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Dena

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PostSubject: Secular Books on Shabbat?   Thu Sep 08, 2011 11:00 pm

I don't tend to read novels but I have seen this topic come up a few times lately. Is it proper to read novels or secular books on Shabbat? Torah.org's Weekly Halacha says...

Biographies of Rabbinic leaders or Orthodox community leaders, Jewish story books that serve to strengthen one's yira'as shamayim, emunas chachamim or middos tovos are permitted, including works of fiction (novels and mysteries) which are authored by G-d fearing Jews and are written for these purposes.

So this could include novels.

Books [or encyclopedias] on science, math, medicine, geography, astronomy and architecture are permitted, except if one is reading them for the sake of his business or profession, or only because he needs to study for a test.


I personally do like to read science books and I will read them on Shabbat.


Cookbooks should be avoided.

This isn't surprising and makes sense.


Secular books which do not contain halachically objectionable material, but were not written by G-d fearing Jews for the purpose of strengthening one's yira'as shamayim, emunas chachamim or middos tovos, should not be read on Shabbos.

So their answer is that regular secular books or novels should not be read on Shabbat.

We do not, however, object to women, children or those who are not engaged in the study of Torah reading books of this nature on Shabbos.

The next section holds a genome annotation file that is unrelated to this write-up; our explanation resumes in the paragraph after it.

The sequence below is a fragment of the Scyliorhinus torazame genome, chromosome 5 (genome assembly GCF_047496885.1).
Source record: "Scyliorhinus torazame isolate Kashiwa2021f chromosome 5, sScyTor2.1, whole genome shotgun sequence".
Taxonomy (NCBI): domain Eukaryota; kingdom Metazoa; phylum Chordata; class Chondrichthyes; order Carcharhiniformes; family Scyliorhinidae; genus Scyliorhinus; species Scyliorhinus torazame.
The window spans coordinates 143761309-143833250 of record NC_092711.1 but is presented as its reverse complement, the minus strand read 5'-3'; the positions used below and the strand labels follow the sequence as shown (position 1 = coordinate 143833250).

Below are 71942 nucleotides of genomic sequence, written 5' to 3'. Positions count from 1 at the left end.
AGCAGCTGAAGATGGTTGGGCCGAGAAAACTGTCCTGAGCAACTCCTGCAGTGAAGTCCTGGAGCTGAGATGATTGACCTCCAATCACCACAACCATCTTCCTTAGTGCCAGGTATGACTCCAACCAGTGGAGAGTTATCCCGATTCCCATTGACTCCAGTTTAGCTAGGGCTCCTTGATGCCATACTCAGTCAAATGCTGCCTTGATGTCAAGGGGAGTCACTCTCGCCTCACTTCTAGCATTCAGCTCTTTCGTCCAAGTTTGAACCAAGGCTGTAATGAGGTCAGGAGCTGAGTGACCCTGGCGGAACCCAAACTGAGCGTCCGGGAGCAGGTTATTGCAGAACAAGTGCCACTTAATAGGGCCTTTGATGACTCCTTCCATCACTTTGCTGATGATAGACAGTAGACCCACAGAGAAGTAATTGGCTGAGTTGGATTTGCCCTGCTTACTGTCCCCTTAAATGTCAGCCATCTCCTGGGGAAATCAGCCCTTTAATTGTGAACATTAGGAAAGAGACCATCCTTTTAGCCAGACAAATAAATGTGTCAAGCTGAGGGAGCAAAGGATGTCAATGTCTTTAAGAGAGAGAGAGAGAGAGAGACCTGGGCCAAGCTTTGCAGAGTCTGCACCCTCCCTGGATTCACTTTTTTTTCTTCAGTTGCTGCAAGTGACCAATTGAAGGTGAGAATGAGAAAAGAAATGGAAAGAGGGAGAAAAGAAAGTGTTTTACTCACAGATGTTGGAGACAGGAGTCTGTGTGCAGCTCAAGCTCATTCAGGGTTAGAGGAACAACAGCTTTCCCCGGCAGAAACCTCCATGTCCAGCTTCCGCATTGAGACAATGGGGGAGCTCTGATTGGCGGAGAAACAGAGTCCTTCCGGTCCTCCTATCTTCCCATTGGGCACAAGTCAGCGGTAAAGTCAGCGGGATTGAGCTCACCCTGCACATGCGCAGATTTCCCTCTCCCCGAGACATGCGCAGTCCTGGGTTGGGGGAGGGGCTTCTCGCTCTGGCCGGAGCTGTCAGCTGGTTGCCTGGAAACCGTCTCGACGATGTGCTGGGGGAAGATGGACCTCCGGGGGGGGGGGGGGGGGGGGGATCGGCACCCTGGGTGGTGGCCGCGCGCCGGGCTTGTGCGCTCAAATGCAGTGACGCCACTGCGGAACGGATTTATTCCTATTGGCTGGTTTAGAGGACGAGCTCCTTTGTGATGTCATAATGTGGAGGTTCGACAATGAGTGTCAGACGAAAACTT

Except for women? I find this odd.


Books about personal or public tragedies, or holocaust stories that sadden a person and detract from his oneg Shabbos - may not be read on Shabbos.

For a while I kept reading books that upset me or made me cry on Shabbat. Eventually I figured that wasn't the best idea.

Any written work that may have a bearing on the reader's finances is forbidden to be read on Shabbos.

Like the cookbook, this makes sense.
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Dena

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PostSubject: Re: Secular Books on Shabbat?   Thu Sep 08, 2011 11:06 pm

This is obviously one perspective and there are others, I am sure. I find the part about women and novels to be a little..sexist? I'm not sure if that is the right word. It's based on the ruling of Harav N. Karelitz (quoted in Ayil Meshulash on Shitrei Hedyotos, pg. 209, and in Menuchah Shleimah, 2. I don't know where to find those.

What do you read or avoid reading on Shabbat? How do you feel about women being able to read "frivolous" materials?
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Debbie B.

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PostSubject: Re: Secular Books on Shabbat?   Thu Sep 08, 2011 11:47 pm

Dena,

That website is expressing rather extreme positions which I wouldn't worry about unless you also want to follow other aspects of that hashkafa such as wearing only floor-length skirts and blouses that cover your elbows, sitting in the back of the shul behind a mechitza, not shaking hands with men, buying only "halav Yisrael" dairy products,... And it's not that I don't think it's OK for others to have an ultra-observant lifestyle, but it's certainly not in keeping with your Jewish life. The examples you quote are completely sexist, but are also completely consistent with a whole way of life that is very rigid with respect to gender roles and expectations. Some of the people who espouse those views are also suspicious of secular knowledge in general.

My Orthodox friends are all "Modern Orthodox" and they read all kinds of things, including novels and fantasy and science fiction, on Shabbat. I personally read pretty much anything on Shabbat, even perusing cookbooks at times.
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Dena

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PostSubject: Re: Secular Books on Shabbat?   Fri Sep 09, 2011 12:32 am